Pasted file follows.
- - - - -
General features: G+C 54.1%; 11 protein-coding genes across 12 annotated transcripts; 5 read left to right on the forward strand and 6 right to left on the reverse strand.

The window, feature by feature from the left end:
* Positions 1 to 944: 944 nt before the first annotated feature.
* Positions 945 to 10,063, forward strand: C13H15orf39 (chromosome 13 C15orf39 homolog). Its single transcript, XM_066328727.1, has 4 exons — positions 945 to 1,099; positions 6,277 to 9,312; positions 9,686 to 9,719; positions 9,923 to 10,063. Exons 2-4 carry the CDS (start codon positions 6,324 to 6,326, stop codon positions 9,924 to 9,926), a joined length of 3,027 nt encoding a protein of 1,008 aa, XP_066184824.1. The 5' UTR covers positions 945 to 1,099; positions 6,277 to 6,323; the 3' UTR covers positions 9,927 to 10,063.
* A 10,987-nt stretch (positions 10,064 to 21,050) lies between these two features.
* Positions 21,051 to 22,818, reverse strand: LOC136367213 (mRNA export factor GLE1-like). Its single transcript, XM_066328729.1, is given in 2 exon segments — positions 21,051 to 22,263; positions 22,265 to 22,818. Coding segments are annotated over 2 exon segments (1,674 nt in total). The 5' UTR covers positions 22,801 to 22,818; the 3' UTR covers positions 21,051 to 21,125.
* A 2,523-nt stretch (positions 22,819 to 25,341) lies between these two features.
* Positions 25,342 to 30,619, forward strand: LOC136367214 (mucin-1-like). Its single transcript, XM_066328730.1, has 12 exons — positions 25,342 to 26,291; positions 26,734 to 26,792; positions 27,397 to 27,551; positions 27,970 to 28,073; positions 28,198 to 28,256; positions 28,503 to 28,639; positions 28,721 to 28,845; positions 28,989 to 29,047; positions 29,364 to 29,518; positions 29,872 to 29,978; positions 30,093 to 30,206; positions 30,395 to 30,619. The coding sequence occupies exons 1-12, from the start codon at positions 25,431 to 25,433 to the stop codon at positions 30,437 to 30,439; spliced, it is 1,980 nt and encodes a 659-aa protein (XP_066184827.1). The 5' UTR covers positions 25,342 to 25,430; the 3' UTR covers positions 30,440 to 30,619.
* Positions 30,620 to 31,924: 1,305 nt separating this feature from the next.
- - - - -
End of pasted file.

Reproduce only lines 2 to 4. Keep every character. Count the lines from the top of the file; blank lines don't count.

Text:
The window, feature by feature from the left end:
* Positions 1 to 944: 944 nt before the first annotated feature.
* Positions 945 to 10,063, forward strand: C13H15orf39 (chromosome 13 C15orf39 homolog). Its single transcript, XM_066328727.1, has 4 exons — positions 945 to 1,099; positions 6,277 to 9,312; positions 9,686 to 9,719; positions 9,923 to 10,063. Exons 2-4 carry the CDS (start codon positions 6,324 to 6,326, stop codon positions 9,924 to 9,926), a joined length of 3,027 nt encoding a protein of 1,008 aa, XP_066184824.1. The 5' UTR covers positions 945 to 1,099; positions 6,277 to 6,323; the 3' UTR covers positions 9,927 to 10,063.